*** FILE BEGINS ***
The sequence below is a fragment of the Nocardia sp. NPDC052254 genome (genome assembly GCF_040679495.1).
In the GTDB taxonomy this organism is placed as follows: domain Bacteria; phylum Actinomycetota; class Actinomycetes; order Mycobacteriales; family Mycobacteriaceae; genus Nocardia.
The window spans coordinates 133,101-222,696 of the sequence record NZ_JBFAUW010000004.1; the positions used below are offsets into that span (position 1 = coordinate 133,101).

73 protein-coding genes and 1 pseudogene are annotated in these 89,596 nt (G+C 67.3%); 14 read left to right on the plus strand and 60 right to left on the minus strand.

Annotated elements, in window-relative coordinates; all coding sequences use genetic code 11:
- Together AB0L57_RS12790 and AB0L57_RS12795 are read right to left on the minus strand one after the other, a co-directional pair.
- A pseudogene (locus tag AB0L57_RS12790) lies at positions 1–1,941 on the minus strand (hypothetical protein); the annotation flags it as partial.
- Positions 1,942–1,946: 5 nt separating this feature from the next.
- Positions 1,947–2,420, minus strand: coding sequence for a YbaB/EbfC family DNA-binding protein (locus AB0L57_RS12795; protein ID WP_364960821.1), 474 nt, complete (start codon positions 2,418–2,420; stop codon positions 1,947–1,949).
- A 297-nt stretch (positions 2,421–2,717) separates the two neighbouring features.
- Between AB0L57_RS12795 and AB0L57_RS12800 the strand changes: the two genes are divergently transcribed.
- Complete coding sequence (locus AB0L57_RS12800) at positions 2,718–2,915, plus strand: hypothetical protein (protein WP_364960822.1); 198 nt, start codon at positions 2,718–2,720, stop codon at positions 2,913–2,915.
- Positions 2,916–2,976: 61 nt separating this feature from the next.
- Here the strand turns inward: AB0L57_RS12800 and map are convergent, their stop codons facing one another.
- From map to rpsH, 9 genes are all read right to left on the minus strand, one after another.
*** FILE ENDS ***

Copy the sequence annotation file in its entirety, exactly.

The sequence below is a fragment of the Nocardia sp. NPDC052254 genome (genome assembly GCF_040679495.1).
In the GTDB taxonomy this organism is placed as follows: domain Bacteria; phylum Actinomycetota; class Actinomycetes; order Mycobacteriales; family Mycobacteriaceae; genus Nocardia.
The window spans coordinates 133,101-222,696 of the sequence record NZ_JBFAUW010000004.1; the positions used below are offsets into that span (position 1 = coordinate 133,101).

73 protein-coding genes and 1 pseudogene are annotated in these 89,596 nt (G+C 67.3%); 14 read left to right on the plus strand and 60 right to left on the minus strand.

Annotated elements, in window-relative coordinates; all coding sequences use genetic code 11:
- Together AB0L57_RS12790 and AB0L57_RS12795 are read right to left on the minus strand one after the other, a co-directional pair.
- A pseudogene (locus tag AB0L57_RS12790) lies at positions 1–1,941 on the minus strand (hypothetical protein); the annotation flags it as partial.
- Positions 1,942–1,946: 5 nt separating this feature from the next.
- Positions 1,947–2,420, minus strand: coding sequence for a YbaB/EbfC family DNA-binding protein (locus AB0L57_RS12795; protein ID WP_364960821.1), 474 nt, complete (start codon positions 2,418–2,420; stop codon positions 1,947–1,949).
- A 297-nt stretch (positions 2,421–2,717) separates the two neighbouring features.
- Between AB0L57_RS12795 and AB0L57_RS12800 the strand changes: the two genes are divergently transcribed.
- Complete coding sequence (locus AB0L57_RS12800) at positions 2,718–2,915, plus strand: hypothetical protein (protein WP_364960822.1); 198 nt, start codon at positions 2,718–2,720, stop codon at positions 2,913–2,915.
- Positions 2,916–2,976: 61 nt separating this feature from the next.
- Here the strand turns inward: AB0L57_RS12800 and map are convergent, their stop codons facing one another.
- From map to rpsH, 9 genes are all read right to left on the minus strand, one after another.